The gigantic advantage there is that the rental customer has used about 40% of the car’s depreciation, and enjoyed it when it was new. Nobody cares if their taxi is 3 years old so it’s perfectly fine for this market. This means that they can operate a fleet of robot taxis at only 60% of the cost of a car compared to anyone trying to build a custom robotic taxi who has to buy new cars. The cost of the car is still the biggest cost component (especially with electric cars) so it’s a huge gain.
The genius was that it’s so hard for anyone else to do this. You can’t just turn random used cars into an auto hub easily to pull this off. Its easy only if you are the car maker and designed the car for this conversion. Additionally, if you find that your fleet is too large, you can return the units to used cars and sell them. This means that you can get bank financing for the purchase of your cars because banks are quite comfortable with traditional car financing.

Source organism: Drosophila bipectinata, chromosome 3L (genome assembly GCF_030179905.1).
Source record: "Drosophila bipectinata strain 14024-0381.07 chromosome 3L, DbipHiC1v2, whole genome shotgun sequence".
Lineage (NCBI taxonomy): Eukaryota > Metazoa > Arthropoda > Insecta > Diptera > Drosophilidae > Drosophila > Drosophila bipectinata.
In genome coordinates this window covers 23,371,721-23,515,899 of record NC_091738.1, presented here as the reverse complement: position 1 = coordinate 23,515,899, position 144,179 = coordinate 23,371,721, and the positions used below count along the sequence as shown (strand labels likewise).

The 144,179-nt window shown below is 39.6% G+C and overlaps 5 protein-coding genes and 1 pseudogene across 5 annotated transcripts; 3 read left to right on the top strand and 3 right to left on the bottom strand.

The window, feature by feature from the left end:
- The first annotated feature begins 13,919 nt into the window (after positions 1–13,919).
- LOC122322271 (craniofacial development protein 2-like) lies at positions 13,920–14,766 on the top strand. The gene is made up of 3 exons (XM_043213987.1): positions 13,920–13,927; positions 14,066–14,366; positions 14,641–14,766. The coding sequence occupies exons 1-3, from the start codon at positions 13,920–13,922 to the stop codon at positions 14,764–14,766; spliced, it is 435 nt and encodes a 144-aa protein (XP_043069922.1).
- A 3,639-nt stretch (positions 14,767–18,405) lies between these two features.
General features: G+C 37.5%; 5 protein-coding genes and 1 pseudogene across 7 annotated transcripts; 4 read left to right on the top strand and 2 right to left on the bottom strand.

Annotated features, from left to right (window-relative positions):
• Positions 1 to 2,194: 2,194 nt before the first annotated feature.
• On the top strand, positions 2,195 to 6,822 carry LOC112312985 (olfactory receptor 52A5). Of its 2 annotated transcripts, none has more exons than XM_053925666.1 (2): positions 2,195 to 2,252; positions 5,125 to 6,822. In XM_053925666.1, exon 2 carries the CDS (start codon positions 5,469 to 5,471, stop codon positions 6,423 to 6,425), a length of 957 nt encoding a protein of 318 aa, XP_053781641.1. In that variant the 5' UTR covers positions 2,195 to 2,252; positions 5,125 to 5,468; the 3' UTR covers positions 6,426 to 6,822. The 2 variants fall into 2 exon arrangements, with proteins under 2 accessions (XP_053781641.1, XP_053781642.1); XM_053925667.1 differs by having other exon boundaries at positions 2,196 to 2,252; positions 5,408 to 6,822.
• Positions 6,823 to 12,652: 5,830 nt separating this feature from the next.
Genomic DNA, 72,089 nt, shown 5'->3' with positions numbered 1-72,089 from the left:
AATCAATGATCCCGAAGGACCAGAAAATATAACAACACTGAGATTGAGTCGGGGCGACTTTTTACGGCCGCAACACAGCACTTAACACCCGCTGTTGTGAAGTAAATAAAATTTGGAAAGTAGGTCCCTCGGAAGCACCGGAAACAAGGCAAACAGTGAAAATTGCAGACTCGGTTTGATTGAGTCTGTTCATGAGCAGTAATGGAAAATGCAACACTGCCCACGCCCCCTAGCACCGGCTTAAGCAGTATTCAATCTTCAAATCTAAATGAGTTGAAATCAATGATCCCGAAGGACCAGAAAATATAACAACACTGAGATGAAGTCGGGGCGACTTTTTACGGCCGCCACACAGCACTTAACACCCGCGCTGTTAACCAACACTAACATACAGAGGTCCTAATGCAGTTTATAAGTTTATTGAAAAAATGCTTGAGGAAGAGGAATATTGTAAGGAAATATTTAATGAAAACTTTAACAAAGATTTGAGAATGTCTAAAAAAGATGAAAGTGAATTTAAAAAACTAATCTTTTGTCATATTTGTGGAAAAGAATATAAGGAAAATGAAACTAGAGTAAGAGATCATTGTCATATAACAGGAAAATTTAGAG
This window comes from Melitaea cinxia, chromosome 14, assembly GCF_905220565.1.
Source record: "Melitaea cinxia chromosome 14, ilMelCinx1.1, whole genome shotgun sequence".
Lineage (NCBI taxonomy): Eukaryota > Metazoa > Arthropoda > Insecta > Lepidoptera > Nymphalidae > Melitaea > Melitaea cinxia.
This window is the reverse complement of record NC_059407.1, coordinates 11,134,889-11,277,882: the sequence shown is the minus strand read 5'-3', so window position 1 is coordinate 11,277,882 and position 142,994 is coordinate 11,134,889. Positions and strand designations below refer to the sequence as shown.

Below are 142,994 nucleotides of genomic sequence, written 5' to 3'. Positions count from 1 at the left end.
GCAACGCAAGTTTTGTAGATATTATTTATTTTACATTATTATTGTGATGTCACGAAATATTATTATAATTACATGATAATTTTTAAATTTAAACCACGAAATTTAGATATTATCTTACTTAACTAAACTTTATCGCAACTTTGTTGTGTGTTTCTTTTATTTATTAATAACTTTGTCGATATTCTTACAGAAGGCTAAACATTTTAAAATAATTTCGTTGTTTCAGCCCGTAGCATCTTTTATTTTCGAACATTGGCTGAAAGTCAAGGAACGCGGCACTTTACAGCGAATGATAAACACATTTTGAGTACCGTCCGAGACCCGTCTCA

Compare that to custom vehicles made by Zoox, Cruise, and Geely. While they gain many advantages by being custom – the whole reason Zoox exists are those advantages – they must build new vehicles at all these costs. Car buyers care a lot about getting a new car, but taxi passengers don’t care at all. This premium has been disposed of. In addition, vehicles intended for another function cannot be sold. This makes it more difficult to use debt financing to build the fleet, because if the business fails, the vehicles may be scrapped. A big burden for new robotics companies is to get capital to buy fleets of 10,000 robotakis to do service in a new city. Companies like Alphabet, GM, and Amazon
Of course, for Tesla, the big problem is that they don’t have fully autonomous driving yet, and despite ongoing “any day now” predictions from Elon Musk, they may not get it soon, or never, at least with existing hardware. So they may not be able to carry out this plan as written. On the other hand, they reserve the option to change sensors in a non-rental car, until (gasp) adding LIDAR.